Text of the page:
As a freelance consultant, establishing a steady stream of income can be a tricky affair, especially when starting out.
However, businesses and practices need a constant source of revenue to unction correctly. Consultancy sometimes involves going through clients very quickly, hence making billing per hour somehow unreliable.
However, the solution isn't to have numerous short-term contracts. It's to change the pricing strategy.
Billing through a consultant retainer fee arrangement is the better solution. Having a consultant retainer agreement in place means that you will be paid in advance by the client and the client will gain access to your expertise; thus the client will be paying for a dedicated consultant for a particular period, mostly monthly.
However, some issues could cause the client to have negative views on agreeing to a retainer fee arrangement.
For some clients, they may have had negative experiences in the past, making them wary of working with a consultant retainer fee.
This issue is why consultant professionals fare better when they sell retainer agreements with already established clients. First impressions are vital if you are to successfully market the idea of retainer fee agreements to clients later on.
For some others, they could be new to the idea, and thus want to establish that it's a good idea before committing on a long-term deal.
This issue can be handled by making sure that your solutions are articulated well during the pitching and signing stages of the business relationship. Also, make sure to include the fact that you charge retainers instead of hourly consulting fees.
However, you can offer to cover part of the contract on hourly fees and agree on the services that will require a retainer agreement signed. Either way, you need to earn the client's trust before a consultant retainer fee agreement can be signed.
For most consultants, retainer fees are calculated by multiplying the estimated number of hours (hours the consultant expects to work on the client's project) by the amount they charge per hour.
For example, when the consultant charges $50 per hour and plans to spend 40 hours per month working for the client, the final consultant retainer fee can be estimated at $2,000. The consultant should make sure that the retainer agreement allows them to earn a profit; otherwise there will be a need to renegotiate the deal.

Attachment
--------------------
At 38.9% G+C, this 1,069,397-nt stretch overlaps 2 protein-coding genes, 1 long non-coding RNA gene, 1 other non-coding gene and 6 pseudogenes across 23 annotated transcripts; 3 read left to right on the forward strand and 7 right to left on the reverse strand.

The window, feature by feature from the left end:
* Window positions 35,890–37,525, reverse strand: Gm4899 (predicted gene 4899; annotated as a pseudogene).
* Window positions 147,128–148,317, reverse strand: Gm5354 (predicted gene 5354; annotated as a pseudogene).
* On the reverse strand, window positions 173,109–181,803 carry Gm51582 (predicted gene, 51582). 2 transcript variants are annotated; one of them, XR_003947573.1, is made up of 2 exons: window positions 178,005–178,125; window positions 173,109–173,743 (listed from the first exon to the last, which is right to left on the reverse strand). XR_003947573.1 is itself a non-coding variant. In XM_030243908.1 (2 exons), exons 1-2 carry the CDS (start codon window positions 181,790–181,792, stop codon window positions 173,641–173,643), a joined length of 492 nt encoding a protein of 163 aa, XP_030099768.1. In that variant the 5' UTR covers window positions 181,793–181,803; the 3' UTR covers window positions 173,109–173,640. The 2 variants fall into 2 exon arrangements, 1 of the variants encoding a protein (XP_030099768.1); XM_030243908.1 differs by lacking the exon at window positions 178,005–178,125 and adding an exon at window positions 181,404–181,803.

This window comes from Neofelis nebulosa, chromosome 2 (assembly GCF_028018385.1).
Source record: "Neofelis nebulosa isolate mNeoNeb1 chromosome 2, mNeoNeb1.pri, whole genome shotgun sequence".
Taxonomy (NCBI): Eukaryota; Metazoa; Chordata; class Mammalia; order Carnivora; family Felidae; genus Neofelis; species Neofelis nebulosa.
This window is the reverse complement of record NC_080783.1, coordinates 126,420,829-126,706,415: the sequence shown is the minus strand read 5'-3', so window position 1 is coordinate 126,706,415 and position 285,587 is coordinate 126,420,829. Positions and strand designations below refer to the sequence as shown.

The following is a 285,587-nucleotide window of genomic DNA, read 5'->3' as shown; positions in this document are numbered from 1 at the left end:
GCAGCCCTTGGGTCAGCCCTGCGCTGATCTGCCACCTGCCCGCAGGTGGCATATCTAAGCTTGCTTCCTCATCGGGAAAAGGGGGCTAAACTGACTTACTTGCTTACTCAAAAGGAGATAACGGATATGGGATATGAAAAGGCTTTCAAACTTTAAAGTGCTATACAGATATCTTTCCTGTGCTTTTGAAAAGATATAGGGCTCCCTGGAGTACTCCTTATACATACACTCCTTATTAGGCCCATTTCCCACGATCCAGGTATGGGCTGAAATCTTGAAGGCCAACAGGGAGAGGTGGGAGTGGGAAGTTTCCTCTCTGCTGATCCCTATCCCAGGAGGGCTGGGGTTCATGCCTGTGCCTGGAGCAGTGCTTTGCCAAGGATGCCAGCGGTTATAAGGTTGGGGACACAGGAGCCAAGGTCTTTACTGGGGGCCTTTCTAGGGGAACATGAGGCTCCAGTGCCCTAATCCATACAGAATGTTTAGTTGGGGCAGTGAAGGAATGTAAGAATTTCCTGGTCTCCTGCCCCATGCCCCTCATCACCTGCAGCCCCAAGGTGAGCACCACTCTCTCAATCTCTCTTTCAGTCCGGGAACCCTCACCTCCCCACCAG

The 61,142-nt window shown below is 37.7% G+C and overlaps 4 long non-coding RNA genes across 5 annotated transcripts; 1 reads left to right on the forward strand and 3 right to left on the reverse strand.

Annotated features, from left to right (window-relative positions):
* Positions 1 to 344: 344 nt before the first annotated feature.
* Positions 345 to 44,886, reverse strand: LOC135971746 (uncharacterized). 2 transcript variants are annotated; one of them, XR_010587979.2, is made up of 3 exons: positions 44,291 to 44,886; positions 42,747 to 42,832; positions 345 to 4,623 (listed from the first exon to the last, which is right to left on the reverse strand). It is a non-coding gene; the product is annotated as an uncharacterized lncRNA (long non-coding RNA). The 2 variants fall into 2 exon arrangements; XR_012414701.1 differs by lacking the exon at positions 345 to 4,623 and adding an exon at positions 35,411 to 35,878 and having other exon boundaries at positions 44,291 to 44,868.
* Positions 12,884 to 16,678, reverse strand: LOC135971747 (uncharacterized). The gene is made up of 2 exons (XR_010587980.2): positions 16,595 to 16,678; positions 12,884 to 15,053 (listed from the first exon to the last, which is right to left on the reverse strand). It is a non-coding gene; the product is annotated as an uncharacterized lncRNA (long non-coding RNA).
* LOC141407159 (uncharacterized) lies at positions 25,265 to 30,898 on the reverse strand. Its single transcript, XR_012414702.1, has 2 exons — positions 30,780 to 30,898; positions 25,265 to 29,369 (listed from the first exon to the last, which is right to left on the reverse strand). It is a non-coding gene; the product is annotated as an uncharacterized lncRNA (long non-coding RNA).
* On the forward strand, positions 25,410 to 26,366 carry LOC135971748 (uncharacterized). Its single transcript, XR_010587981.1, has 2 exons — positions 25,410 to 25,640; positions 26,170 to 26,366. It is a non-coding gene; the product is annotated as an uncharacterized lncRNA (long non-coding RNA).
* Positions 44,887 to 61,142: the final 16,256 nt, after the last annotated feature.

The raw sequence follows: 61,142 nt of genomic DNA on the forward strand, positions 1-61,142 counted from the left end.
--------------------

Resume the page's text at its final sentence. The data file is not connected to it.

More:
For example, the client could agree to pay more fees, or allow the consultant to spend fewer hours per day on the said project.
Some clients will expect a discount when they agree to sign the consultant retainer fee agreement beforehand. This action is unfair to you as the consultant, and thus you should seek to ensure you make a profit from the first stage of the contract. You can opt to offer some package hours at the standard rate.
This way, you can guarantee the clients that their needs will have your primary focus throughout the contract. Clients respond more positively to quality service over shoddy work over many free hours. This reason is why consultants are encouraged to focus more on selling quality results instead of hours worked.
Maintaining enthusiasm over a long period requires grace. However, it is essential to make sure you remain enthusiastic long after the first month. While new projects are exciting, disagreements and boredom may crop up; the temptation to take your clients for granted should be resisted at all costs.
Strive to always offer beyond bare minimum regarding quality services. If you were enthusiastic about providing technical support during the first months, maintain the same enthusiasm regardless of how many months you will have worked hitherto. If the client feels like your enthusiasm wanes after a while, they may feel side-lined and will be less likely to recommend you to other clients in the future.
The primary key to successful business relationships is to ensure that trust remains a key pillar. Once the client believes that you can deliver real solutions for the business, they are more inclined to agree to retainer fees agreement.